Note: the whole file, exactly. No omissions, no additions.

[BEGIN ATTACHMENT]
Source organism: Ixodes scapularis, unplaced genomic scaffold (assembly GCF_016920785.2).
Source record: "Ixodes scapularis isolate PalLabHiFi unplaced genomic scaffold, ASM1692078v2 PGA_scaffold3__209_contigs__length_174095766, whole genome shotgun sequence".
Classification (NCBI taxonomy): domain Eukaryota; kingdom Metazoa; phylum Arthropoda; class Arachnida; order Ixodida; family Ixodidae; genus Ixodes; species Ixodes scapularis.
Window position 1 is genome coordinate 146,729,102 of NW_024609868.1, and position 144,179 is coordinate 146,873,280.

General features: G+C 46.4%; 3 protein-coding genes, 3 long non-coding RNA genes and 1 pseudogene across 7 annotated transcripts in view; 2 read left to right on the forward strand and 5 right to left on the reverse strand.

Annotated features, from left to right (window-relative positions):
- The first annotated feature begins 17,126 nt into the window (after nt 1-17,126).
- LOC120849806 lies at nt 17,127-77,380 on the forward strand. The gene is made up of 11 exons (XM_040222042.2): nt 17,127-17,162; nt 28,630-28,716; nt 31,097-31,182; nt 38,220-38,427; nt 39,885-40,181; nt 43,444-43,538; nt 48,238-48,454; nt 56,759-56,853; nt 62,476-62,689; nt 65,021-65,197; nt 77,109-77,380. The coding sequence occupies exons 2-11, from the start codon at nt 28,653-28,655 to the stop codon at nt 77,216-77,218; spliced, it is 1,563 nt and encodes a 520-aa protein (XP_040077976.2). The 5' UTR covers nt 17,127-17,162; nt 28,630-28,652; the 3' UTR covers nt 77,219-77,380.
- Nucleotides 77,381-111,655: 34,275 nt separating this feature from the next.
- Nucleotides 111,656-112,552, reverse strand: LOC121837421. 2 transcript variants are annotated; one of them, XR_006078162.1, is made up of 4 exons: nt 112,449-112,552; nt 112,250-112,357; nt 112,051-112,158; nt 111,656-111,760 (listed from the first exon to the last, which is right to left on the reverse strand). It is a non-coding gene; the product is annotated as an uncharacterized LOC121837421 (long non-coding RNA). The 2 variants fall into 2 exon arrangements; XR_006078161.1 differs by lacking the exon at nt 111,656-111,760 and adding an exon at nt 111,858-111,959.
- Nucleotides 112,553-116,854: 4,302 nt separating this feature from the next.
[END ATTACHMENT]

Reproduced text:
Source organism: Ixodes scapularis, unplaced genomic scaffold (assembly GCF_016920785.2).
Source record: "Ixodes scapularis isolate PalLabHiFi unplaced genomic scaffold, ASM1692078v2 PGA_scaffold3__209_contigs__length_174095766, whole genome shotgun sequence".
Classification (NCBI taxonomy): domain Eukaryota; kingdom Metazoa; phylum Arthropoda; class Arachnida; order Ixodida; family Ixodidae; genus Ixodes; species Ixodes scapularis.
Window position 1 is genome coordinate 146,729,102 of NW_024609868.1, and position 144,179 is coordinate 146,873,280.

General features: G+C 46.4%; 3 protein-coding genes, 3 long non-coding RNA genes and 1 pseudogene across 7 annotated transcripts in view; 2 read left to right on the forward strand and 5 right to left on the reverse strand.

Annotated features, from left to right (window-relative positions):
- The first annotated feature begins 17,126 nt into the window (after nt 1-17,126).
- LOC120849806 lies at nt 17,127-77,380 on the forward strand. The gene is made up of 11 exons (XM_040222042.2): nt 17,127-17,162; nt 28,630-28,716; nt 31,097-31,182; nt 38,220-38,427; nt 39,885-40,181; nt 43,444-43,538; nt 48,238-48,454; nt 56,759-56,853; nt 62,476-62,689; nt 65,021-65,197; nt 77,109-77,380. The coding sequence occupies exons 2-11, from the start codon at nt 28,653-28,655 to the stop codon at nt 77,216-77,218; spliced, it is 1,563 nt and encodes a 520-aa protein (XP_040077976.2). The 5' UTR covers nt 17,127-17,162; nt 28,630-28,652; the 3' UTR covers nt 77,219-77,380.
- Nucleotides 77,381-111,655: 34,275 nt separating this feature from the next.
- Nucleotides 111,656-112,552, reverse strand: LOC121837421. 2 transcript variants are annotated; one of them, XR_006078162.1, is made up of 4 exons: nt 112,449-112,552; nt 112,250-112,357; nt 112,051-112,158; nt 111,656-111,760 (listed from the first exon to the last, which is right to left on the reverse strand). It is a non-coding gene; the product is annotated as an uncharacterized LOC121837421 (long non-coding RNA). The 2 variants fall into 2 exon arrangements; XR_006078161.1 differs by lacking the exon at nt 111,656-111,760 and adding an exon at nt 111,858-111,959.
- Nucleotides 112,553-116,854: 4,302 nt separating this feature from the next.